Here’s How Close Andrew Cuomo Is To Being Impeached
In December 2020, Lindsey Boylan, a former aide to Andrew Cuomo, tweeted that the New York Governor “sexually harassed me for years.” In February 2021, Charlotte Bennet, another one of the governor’s former aides, told The New York Times that Cuomo would ask her inappropriate questions at work. After that, multiple more women, including Anna Ruch, Anna Liss, and Alyssa McGrath, came forward with inappropriate stories about the politician (via The Cut). Additionally, Cuomo’s health commissioner was questioned about COVID-19 deaths at nursing homes (via Newsday).
Now, New York Magazine reports there are two state investigations looking into all of this and more. The publication also reported that many state lawmakers have made it known that they want Cuomo to resign and that the State Legislature could impeach Cuomo.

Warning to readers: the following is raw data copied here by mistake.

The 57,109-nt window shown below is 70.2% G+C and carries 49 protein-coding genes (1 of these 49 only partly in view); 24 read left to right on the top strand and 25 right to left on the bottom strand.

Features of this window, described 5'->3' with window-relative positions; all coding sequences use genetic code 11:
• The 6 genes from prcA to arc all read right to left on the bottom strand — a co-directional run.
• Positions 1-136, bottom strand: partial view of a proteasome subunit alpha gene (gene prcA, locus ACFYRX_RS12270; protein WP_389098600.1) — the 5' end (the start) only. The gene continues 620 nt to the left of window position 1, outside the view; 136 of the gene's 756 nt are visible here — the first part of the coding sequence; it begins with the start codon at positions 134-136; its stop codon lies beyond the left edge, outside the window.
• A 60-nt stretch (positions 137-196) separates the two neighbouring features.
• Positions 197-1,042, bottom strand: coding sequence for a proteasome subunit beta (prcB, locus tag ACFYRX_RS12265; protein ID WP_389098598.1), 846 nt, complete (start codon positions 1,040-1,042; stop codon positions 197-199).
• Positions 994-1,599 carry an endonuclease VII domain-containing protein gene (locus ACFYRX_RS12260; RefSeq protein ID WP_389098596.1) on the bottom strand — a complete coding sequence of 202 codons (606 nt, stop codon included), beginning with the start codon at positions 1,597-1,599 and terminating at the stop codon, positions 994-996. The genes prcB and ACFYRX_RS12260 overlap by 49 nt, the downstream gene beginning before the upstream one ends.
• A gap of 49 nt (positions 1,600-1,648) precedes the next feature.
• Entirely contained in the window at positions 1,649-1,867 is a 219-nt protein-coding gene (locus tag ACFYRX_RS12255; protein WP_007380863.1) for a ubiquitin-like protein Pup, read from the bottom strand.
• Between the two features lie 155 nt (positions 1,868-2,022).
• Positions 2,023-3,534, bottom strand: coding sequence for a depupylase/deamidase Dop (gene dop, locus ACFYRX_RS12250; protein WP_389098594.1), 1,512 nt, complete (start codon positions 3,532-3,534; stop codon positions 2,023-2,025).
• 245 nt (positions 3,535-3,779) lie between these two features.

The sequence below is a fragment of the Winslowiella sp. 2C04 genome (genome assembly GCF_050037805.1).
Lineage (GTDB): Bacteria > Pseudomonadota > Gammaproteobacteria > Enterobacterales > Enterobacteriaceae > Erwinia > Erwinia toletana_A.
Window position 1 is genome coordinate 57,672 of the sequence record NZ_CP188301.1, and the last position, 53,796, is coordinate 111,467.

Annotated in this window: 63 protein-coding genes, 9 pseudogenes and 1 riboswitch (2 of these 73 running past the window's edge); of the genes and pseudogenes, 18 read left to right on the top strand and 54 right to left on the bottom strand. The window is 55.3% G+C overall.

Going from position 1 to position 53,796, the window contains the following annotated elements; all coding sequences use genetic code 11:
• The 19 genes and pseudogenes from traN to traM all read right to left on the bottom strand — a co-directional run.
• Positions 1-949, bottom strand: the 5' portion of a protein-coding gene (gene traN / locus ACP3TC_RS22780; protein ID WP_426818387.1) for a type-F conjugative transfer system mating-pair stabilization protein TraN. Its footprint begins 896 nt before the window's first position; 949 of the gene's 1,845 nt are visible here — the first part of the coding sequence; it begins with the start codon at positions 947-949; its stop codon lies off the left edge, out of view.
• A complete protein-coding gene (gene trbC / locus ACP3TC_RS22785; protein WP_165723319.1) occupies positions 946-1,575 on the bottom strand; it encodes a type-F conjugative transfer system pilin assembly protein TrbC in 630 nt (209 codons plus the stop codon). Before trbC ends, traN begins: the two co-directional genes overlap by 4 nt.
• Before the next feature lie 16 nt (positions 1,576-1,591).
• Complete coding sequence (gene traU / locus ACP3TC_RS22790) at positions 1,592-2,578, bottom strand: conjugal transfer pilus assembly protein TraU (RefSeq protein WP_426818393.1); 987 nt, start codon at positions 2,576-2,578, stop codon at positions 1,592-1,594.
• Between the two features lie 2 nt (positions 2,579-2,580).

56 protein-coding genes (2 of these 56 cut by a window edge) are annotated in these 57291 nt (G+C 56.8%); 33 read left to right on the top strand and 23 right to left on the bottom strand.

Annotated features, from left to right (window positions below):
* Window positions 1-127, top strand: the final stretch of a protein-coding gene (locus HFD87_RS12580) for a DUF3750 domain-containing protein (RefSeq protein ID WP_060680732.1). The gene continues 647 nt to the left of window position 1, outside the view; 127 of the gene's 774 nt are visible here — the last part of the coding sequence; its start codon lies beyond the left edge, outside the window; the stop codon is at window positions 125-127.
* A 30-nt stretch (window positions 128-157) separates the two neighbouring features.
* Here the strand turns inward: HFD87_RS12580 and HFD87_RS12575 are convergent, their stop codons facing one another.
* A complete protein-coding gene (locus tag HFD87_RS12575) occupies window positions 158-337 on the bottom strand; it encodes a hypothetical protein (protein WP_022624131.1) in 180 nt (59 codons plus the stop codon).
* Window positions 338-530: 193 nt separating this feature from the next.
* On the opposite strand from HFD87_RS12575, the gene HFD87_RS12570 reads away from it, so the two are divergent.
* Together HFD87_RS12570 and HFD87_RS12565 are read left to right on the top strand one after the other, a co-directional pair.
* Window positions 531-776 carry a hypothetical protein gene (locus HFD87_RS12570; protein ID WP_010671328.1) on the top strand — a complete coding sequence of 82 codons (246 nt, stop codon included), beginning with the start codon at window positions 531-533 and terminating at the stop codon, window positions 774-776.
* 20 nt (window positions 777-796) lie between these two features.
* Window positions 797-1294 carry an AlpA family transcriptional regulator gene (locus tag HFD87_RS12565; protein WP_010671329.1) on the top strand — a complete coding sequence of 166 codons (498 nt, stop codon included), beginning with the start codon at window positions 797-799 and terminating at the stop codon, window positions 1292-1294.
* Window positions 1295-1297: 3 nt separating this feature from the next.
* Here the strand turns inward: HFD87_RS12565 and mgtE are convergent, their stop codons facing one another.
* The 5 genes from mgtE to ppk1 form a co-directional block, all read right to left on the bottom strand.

So what exactly is next for Andrew M. Cuomo, the 56th Governor of New York, and will he really be impeached?
Cuomo's investigation could take 'months, rather than weeks'
The Assembly Judiciary Committee had its first impeachment inquiry meeting on Tuesday. Assemblymember Michael Montesano said the allegations were “disturbing and serious” and said to look into financial details surrounding managing the pandemic that were published in Cuomo’s book, while others said to look into the governor’s toxic work environment (via WSKG).
In order for there to be an impeachment, the committee would finish up its investigation and then would draft articles against him. Then, the lieutenant governor, Kathy Hochul, would step in as governor. This has only happened one time in New York’s history, as William Sulzer was impeached over campaign finance violations in 1913 (via New York Magazine).
However, this could all last “months, rather than weeks”, according to the committee (via CNN). While there is evidence, Assembly Judiciary Committee Chairman Charles Lavine said that Speaker Carl Heastie “has directed us to examine all credible allegations, including but not limited to — and here the key is including but not limited to” (via New York Post).
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